Cellular Respiration in Germinating Seeds

Cellular respiration activities increase dramatically when seeds begin to germinate.
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Within plant seed life cycles, seeds reside in a state of dormancy prior to germination stages. Little activity occurs during dormancy periods as seeds wait for the right environmental conditions for growth to begin. Once germination starts, cellular respiration rates increase dramatically in order to provide needed materials for initial plant growth stages.

Cellular Respiration Functions

Cellular respiration processes provide a means for cells to convert existing nutrient materials into energy. During dormancy periods, plant seeds respire just enough to maintain food, or nutrient supplies within a specialized seed layer known as the endosperm. Within flowering plants, endosperm structures are the product of a double fertilization process that takes place when a plant ovule, or ovary, is first fertilized. In effect, the endosperm provides for the seed's nutrient needs and carries out necessary cellular respiration functions throughout the dormancy period. The start of germination places substantial energy demands on the seed as plant growth processes take shape. As a result, cellular respiration rates increase to accommodate the cell-building activities required to break open the seed and produce the initial root and stem structures.

Cellular Respiration Triggers

Plant seeds originate from flowers, fruits, green plants and trees that grow within a myriad of environmental conditions. Not surprisingly, each seed type seeks out certain environmental triggers that prompt the start of germination processes. According to Cornell University, environmental triggers may appear as increased levels of nutrients in the soil, changes in soil temperature, increased rainfall amounts or increases in the amount and quality of light. Once the needed conditions are met, seeds begin to increase their water-absorption rates, which marks the start of germination. Increases in water absorption enable seeds to mobilize food reserves stored within endosperm layers. These processes activate certain enzymes that trigger increases in a seed’s cellular respiration rates.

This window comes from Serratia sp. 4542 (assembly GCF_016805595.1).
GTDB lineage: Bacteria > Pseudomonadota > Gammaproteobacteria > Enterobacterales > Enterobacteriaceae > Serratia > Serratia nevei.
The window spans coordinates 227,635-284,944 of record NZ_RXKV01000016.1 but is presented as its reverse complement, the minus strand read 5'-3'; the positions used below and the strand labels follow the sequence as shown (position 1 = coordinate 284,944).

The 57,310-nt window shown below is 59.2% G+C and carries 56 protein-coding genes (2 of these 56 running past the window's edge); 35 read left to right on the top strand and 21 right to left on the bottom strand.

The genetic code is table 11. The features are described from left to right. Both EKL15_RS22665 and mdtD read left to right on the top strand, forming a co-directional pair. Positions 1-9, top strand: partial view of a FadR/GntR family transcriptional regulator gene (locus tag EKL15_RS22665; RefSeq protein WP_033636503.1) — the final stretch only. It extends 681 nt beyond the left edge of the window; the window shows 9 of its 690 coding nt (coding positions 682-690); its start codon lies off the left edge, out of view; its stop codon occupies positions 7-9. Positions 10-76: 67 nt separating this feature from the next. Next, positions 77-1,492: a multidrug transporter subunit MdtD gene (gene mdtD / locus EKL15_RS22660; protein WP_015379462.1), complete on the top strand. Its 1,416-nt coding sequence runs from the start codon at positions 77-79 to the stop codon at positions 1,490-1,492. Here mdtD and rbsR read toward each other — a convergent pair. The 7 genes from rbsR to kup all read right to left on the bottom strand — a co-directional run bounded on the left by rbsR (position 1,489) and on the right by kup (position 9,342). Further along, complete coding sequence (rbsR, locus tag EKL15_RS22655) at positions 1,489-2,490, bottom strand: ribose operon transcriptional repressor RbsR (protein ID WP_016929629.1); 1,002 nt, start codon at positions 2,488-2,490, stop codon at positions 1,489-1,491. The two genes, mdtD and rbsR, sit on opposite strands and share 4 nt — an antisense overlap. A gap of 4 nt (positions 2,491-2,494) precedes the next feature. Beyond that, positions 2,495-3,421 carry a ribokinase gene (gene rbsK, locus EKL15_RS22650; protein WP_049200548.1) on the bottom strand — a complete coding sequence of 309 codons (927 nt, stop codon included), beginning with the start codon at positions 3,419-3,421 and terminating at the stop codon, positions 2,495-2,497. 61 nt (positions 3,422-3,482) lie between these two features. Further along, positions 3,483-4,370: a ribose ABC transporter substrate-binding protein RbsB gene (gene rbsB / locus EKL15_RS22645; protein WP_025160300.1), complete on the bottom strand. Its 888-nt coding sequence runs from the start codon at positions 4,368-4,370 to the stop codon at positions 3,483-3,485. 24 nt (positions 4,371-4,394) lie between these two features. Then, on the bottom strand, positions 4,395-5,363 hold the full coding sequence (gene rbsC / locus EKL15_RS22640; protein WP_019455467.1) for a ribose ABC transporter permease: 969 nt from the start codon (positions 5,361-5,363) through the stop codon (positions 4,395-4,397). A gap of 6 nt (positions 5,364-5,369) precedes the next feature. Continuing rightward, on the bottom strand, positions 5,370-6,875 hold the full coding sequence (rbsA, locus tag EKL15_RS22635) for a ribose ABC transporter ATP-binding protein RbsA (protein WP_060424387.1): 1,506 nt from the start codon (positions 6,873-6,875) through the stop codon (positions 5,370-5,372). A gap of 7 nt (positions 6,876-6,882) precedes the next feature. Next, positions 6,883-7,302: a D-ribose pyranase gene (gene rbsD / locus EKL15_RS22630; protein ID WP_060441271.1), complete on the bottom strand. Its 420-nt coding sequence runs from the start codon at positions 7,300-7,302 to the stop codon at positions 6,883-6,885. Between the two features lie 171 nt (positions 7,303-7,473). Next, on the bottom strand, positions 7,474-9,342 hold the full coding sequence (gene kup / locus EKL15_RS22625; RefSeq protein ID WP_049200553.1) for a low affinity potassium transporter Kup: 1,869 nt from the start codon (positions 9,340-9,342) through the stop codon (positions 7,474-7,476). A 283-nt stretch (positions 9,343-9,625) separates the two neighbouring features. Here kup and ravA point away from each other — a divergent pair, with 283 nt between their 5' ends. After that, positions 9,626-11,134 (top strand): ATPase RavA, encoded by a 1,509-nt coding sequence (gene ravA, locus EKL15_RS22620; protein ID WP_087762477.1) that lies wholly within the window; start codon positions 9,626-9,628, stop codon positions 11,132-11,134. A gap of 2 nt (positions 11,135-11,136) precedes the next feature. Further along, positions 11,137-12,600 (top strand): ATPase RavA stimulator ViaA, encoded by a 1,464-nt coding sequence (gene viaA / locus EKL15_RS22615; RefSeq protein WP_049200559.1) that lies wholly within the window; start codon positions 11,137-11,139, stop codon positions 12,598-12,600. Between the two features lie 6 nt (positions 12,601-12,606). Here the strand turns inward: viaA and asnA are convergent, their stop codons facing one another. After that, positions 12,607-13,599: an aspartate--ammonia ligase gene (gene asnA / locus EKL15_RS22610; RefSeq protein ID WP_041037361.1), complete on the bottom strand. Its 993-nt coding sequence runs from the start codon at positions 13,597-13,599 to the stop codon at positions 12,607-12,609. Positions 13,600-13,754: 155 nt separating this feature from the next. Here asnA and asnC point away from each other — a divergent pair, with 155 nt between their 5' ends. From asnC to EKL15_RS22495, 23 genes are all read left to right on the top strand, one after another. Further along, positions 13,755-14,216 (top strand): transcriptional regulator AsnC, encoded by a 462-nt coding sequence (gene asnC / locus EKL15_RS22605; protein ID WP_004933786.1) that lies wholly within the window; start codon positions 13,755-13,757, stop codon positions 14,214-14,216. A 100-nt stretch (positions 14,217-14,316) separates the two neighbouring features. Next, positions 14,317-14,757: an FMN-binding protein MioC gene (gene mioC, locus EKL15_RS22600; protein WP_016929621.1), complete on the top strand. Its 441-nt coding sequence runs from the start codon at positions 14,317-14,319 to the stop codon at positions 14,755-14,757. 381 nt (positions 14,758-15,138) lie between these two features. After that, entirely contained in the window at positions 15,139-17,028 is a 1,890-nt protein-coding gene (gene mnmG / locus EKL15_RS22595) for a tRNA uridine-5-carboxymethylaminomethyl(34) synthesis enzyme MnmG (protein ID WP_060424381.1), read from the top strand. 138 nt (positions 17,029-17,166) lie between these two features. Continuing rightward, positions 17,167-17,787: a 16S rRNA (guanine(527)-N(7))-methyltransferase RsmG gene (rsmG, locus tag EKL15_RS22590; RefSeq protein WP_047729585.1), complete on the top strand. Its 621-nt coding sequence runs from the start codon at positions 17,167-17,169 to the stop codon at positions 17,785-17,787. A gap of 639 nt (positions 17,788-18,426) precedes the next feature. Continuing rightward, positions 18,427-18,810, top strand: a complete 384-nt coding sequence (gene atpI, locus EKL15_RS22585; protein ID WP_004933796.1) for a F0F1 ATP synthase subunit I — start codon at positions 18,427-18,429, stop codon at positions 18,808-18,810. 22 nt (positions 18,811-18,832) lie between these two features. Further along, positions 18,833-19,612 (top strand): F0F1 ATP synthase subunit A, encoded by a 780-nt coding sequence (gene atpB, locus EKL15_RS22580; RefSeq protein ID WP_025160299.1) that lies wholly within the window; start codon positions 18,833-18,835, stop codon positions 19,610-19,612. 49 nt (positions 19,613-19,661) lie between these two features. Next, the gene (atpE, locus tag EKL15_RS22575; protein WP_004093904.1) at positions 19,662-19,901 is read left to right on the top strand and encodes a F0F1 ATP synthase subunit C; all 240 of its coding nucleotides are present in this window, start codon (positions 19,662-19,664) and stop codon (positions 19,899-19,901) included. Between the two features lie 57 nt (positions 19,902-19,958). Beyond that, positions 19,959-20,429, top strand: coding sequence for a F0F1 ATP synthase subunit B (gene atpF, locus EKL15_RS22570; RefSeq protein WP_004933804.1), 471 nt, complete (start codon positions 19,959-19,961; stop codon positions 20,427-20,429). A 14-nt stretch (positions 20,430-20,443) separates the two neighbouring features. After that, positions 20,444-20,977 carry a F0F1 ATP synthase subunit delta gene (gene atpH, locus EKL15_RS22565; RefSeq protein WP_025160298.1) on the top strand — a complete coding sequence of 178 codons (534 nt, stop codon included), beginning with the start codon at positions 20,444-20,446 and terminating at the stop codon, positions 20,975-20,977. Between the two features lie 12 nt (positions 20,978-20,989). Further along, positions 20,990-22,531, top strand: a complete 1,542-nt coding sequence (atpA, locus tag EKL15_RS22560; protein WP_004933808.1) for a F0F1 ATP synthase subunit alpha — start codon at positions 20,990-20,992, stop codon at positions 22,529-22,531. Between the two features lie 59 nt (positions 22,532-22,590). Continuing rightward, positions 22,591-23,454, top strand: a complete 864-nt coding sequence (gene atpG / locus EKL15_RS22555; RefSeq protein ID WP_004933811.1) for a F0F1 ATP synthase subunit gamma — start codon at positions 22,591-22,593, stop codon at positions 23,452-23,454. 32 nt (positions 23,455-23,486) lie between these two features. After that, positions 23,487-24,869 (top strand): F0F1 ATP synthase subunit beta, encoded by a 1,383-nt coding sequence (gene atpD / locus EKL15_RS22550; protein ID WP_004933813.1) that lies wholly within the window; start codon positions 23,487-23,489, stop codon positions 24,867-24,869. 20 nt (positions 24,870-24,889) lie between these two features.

Cellular Respiration Process

Germinating seeds carry out cellular respiration processes in much the same way as plant and animal cells do. Cellular respiration takes place in three stages starting with glycolysis. The glycolysis stage uses glucose molecules to produce two units of energy or ATP (adenosine triphosphate) molecules along with other chemical materials. The Krebs Cycle makes up the second stage of cellular respiration. This stage uses the products from glycolysis to produce two more energy units and transforms the chemicals left over from glycolysis into hydrogen-carrying molecules. The Electron Transport Chain is the third stage in the respiration process and is fueled by the two ATP molecules produced in the Krebs Cycle. This stage combines the energy contained inside the hydrogen molecules from the Krebs Cycle with oxygen to create 38 ATP molecules. This three-stage process repeats over and over again within each individual plant cell. The ATP molecules produced by cellular respiration provide the energy for seed germination to begin and fuels the cell-building activities that ultimately form the plant body.

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